• Return on investment is poor, says auditor general.
• Colleges failing to deliver on promises to international students.
• Don’t rely on tax dollars, says Auditor General Bonnie Lysyk.
• Higher education is more expensive than it should be.
• Ontario pays too much in tuition fees and provides too little in-house to help students navigate their degrees.
The Auditor General says Ontario higher education institutions could do better at delivering students the education and training they need, according to an update to her 2014 report. In 2014-15, the Auditor General found students took 15 to 16 weeks to complete a full-time degree. She has now narrowed down the reasons, finding:
• Student satisfaction with their institutions is on the decline
• Students are unable to find jobs through Ontario’s new online Jobs Link, an online database of regional jobs
• Ontario tuition fees are too high
• More universities and colleges are turning students away for being undocumented, leaving those in the country illegally without a degree
• Governments are not providing enough assistance in certain courses, such as writing skills and English language acquisition.
But that is all in the past now, says Lysyk. The Auditor General says the province has made great strides with a provincial strategy toward Canada’s universities and colleges, one that specifically targets enhancing student experiences. In 2014, the province entered into a 10-year $3-billion partnership with universities and colleges to create 21,000 new jobs through research and innovation. The province has also increased funding for international students through the Ontario Student Assistance Program, increasing the amount of discretionary funding it provides schools by about 50 per cent.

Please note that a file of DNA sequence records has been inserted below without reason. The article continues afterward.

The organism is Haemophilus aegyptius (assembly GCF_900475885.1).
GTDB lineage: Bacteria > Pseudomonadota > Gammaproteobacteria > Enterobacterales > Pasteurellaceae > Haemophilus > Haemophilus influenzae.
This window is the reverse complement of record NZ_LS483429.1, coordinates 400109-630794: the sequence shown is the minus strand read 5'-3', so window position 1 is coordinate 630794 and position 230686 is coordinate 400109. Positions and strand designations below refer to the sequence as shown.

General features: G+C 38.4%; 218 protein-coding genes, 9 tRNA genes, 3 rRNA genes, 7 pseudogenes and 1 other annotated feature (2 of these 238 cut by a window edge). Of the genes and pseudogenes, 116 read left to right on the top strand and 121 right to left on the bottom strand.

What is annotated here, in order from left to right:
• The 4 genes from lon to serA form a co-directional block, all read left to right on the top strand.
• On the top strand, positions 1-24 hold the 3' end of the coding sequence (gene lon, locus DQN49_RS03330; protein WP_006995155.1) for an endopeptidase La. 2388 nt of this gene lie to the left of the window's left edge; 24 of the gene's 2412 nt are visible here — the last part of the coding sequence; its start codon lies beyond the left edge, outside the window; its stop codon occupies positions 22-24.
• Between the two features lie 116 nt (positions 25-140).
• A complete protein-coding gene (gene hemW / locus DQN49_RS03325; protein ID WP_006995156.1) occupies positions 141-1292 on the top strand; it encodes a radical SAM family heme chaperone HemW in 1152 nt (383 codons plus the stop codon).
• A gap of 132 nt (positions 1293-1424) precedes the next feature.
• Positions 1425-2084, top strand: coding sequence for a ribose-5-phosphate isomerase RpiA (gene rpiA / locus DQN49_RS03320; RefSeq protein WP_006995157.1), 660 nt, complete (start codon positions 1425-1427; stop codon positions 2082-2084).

The Auditor General also looks at the results of a random survey of students at Ontario colleges and university students. The survey found a majority of students are unaware of programs that offer new tools, classes or opportunities to address their career goals and interests. Forty-eight per cent of respondents were not aware of Business Technical Skills Certificates and 60 per cent didn’t know about the SkillsOne program. Overall, just 25 per cent of students met the province’s minimum expectations for college and university education.
The report also ranks Ontario higher education institutions on the quality of their education and training. The results are a failure, says the Auditor General, with Ontario higher education institutions scoring worse than the OECD average on students’ satisfaction and completion rates. Nearly half of international student enrolments are actually funded by taxpayers. The Auditor General says taxpayers contribute up to 50 per cent of the operating budgets for colleges and universities. The report found in-house support must be provided by the institutions to meet the growing needs of students and help them achieve success.
Lysyk says better care should be given to international students at Ontario universities and colleges and that tax dollars should not be used for them. The Auditor General says there are no statewide targets for international students and the province provides only a small number of support services to help students overseas.
She says the Department of Citizenship and Immigration’s mandate as funding the academic career of immigrants is not in line with the province’s international student strategy. She suggests providing a greater number of opportunities for immigrants to gain specialized career skills to address the growing number of labour shortages in the future.
Her report notes post-secondary institutions have largely done a good job in promoting themselves overseas. The Auditor General recommends the government grant Ontario post-secondary institutions the same level of freedom as the province’s universities and colleges in overseas advertising and education. The Auditor General stresses that it is time for post-secondary institutions to recognize the potential the international student population represents for the province.